Whoa partner–be careful on those dietary supplements. This one is lethal.
You might stay away from Oxy ELITE Pro, promoted as a weight loss, muscle gain supplement.
Yeeeow. Sorry that I frustrated people with this link. Forgot it is a password site.
Here is the intro to the article that appeared at Morbidity and Mortality Weekly.
Morbidity & Mortality Weekly Report
Notes From the Field
Acute Hepatitis and Liver Failure Following the Use of a Dietary Supplement Intended for Weight Loss or Muscle Building
Sarah Y. Park, MD, Melissa Viray, MD, David Johnston, MPH, Ethel Taylor, DVM, Arthur Chang, MD, Colleen Martin, MSPH, Joshua G. Schier, MD, Lauren S. Lewis, MD, Kara M Levri, MD, Kevin Chatham-Stephens, MD
Morbidity and Mortality Weekly Report. 2013;62(40):817-819.
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Disseminated Intravascular Coagulation
Pediatric Fulminant Hepatic Failure
Follow-up of the NICU Patient
On September 9, 2013, the Hawaii Department of Health (HDOH) was notified of seven patients with severe acute hepatitis and fulminant liver failure of unknown etiology. Patients were previously healthy and sought medical care during May-September 2013. Clinicians reported that the seven patients had all used OxyELITE Pro, a dietary supplement marketed for weight loss and muscle gain, before illness onset.
The HDOH, with the CDC and the Food and Drug Administration (FDA), initiated a public health investigation including patient interviews, medical chart reviews, and collection of supplement samples for analysis. Subsequently, a case was defined as acute hepatitis of unknown etiology occurring on or after April 1, 2013 in a person who had consumed a weight loss or muscle-building dietary supplement within the previous 60 days and had a serum alanine aminotransferase level greater than or equal to four times the upper limit of normal (>160 IU/L) and a total bilirubin level greater than or equal to two times the upper limit of normal (>2.5 mg/dL) and a negative evaluation for infections including viral hepatitis. Excluded were other etiologies such as pre-existing autoimmune hepatitis, chronic alcohol use, and chronic liver diseases such as primary biliary cirrhosis, primary sclerosing cholangitis, Wilson’s disease, and hemochromatosis.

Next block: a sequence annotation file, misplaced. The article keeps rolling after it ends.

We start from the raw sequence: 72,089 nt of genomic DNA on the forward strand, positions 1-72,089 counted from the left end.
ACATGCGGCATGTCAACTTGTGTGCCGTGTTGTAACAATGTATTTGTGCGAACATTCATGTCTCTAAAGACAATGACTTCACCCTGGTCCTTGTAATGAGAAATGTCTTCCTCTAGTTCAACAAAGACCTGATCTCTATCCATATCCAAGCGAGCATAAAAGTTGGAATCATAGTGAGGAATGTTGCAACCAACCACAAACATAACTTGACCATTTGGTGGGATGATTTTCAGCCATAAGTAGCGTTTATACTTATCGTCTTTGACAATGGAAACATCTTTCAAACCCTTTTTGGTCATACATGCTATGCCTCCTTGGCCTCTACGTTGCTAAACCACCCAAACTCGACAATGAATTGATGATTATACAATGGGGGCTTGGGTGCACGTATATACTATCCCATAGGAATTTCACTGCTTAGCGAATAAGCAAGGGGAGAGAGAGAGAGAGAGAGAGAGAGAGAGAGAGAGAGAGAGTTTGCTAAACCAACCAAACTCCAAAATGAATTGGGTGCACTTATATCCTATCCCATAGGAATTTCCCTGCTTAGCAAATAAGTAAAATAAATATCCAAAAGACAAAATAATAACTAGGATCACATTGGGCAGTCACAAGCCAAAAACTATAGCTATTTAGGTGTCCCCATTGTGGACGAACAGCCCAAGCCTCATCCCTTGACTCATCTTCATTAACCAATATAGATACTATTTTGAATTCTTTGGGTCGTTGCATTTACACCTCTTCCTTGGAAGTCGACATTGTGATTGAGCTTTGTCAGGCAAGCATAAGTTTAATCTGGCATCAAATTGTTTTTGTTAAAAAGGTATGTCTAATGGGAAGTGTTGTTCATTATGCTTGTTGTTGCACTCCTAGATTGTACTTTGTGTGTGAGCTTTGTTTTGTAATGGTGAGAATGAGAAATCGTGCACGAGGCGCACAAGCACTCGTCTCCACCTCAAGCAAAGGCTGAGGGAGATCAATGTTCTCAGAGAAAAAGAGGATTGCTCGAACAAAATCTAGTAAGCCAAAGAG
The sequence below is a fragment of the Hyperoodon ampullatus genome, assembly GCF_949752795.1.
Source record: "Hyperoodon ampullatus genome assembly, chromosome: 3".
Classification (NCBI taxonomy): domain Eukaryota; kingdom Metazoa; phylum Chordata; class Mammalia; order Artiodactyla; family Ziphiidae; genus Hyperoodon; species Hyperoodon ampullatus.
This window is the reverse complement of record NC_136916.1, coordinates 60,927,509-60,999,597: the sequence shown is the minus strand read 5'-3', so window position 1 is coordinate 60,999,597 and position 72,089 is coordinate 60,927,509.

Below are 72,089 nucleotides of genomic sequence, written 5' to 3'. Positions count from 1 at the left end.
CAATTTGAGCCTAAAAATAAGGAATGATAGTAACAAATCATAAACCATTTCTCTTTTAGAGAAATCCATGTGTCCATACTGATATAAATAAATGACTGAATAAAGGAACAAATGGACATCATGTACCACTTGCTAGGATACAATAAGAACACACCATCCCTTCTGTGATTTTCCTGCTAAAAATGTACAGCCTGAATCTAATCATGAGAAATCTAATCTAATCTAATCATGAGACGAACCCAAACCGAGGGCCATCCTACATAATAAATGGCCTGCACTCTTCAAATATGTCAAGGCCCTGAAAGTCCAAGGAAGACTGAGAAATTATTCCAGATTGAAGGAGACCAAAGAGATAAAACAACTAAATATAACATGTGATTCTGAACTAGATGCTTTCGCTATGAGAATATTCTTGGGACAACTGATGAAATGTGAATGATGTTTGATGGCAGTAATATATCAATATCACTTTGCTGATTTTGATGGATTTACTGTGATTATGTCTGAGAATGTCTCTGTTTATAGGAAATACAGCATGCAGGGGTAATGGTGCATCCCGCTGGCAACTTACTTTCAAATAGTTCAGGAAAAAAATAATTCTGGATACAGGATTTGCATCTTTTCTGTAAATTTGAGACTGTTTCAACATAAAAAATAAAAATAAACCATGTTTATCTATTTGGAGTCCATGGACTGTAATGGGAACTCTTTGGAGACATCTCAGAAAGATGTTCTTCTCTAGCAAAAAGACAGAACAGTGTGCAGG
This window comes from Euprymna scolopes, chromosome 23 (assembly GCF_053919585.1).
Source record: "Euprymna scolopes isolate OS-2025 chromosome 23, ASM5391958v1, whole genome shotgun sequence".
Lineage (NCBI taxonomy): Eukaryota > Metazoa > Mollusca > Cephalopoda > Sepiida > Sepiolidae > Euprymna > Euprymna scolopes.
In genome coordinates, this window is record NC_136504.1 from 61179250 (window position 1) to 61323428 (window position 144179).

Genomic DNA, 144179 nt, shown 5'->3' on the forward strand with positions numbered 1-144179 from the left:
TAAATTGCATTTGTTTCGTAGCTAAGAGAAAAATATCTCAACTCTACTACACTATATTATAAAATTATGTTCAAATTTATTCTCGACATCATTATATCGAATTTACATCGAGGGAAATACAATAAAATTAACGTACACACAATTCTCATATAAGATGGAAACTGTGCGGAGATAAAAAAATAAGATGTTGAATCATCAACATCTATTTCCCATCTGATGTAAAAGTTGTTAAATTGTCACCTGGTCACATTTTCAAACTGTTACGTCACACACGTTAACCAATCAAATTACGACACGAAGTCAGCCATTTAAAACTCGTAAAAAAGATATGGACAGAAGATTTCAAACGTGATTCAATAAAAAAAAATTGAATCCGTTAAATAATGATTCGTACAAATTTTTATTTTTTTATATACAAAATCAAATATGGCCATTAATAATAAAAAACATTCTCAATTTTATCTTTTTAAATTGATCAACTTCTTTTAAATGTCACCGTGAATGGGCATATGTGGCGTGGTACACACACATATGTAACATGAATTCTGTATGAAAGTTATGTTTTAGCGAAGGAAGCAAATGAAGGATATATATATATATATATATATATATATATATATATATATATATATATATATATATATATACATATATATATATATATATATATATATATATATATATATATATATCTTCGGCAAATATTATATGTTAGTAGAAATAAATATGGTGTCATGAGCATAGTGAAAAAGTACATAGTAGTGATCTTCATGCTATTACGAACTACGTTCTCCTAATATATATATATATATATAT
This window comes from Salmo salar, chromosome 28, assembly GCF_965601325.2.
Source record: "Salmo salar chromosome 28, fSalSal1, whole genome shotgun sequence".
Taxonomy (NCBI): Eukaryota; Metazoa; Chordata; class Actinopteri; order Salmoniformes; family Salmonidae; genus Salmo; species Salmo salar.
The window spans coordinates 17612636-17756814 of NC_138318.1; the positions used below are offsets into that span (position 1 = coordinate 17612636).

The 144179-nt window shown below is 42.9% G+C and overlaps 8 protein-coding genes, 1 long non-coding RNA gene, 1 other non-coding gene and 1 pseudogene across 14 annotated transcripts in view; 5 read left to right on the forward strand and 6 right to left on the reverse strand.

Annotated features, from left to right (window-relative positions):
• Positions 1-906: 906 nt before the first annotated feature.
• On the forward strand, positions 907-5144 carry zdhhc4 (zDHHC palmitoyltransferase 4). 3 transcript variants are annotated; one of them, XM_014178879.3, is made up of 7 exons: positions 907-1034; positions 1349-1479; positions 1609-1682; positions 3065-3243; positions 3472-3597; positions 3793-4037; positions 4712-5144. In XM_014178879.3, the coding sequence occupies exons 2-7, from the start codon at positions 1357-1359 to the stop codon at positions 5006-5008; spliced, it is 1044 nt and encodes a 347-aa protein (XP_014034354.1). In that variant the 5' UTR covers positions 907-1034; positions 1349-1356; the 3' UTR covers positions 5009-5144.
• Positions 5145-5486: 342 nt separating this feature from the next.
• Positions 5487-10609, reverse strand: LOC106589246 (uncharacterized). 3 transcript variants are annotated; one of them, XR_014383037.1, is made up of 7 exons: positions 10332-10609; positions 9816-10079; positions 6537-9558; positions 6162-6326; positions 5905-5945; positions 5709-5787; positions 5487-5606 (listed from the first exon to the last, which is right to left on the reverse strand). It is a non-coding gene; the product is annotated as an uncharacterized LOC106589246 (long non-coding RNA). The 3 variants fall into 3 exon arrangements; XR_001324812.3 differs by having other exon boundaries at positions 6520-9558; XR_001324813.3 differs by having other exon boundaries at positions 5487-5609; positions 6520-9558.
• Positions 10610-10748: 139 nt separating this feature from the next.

Clinicians reported 45 possible cases to the Hawaii DOH in response to a public health alert. Of those, 29 have been identified as cases. The patients have a median age of 33 years (range: 16–66); 14 (48%) were male. The date of first reported laboratory test was used as a proxy for illness onset and ranged from May 10 through October 3, 2013 (Figure). The most commonly reported symptoms included loss of appetite, light-colored stools, dark urine, and jaundice. Median laboratory values reported at the peak of illness were: aspartate aminotransferase 1,128 IU/L (range: 104–2,184, upper limit of normal ~40); alanine transaminase 1,793 IU/L (range: 347–3,091, upper limit of normal ~40); alkaline phosphatase 150 IU/L (range: 68–251, upper limit of normal ~120); and total bilirubin 12.6 mg/dL (range: 2.8–39.6, upper limit of normal ~1.2). Ten patients had liver biopsy data available at the time of this report; seven had histology consistent with hepatitis from drug/toxic injury, with findings including hepatocellular necrosis and cholestasis. Eleven (38%) patients were hospitalized, with a median duration of 7 days (range: 1–45). One patient died, two patients received liver transplants, and two remain hospitalized; all other hospitalized patients have been discharged.
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Number of cases by date of first reported laboratory result*
* Three cases with a first reported laboratory result in October are not shown.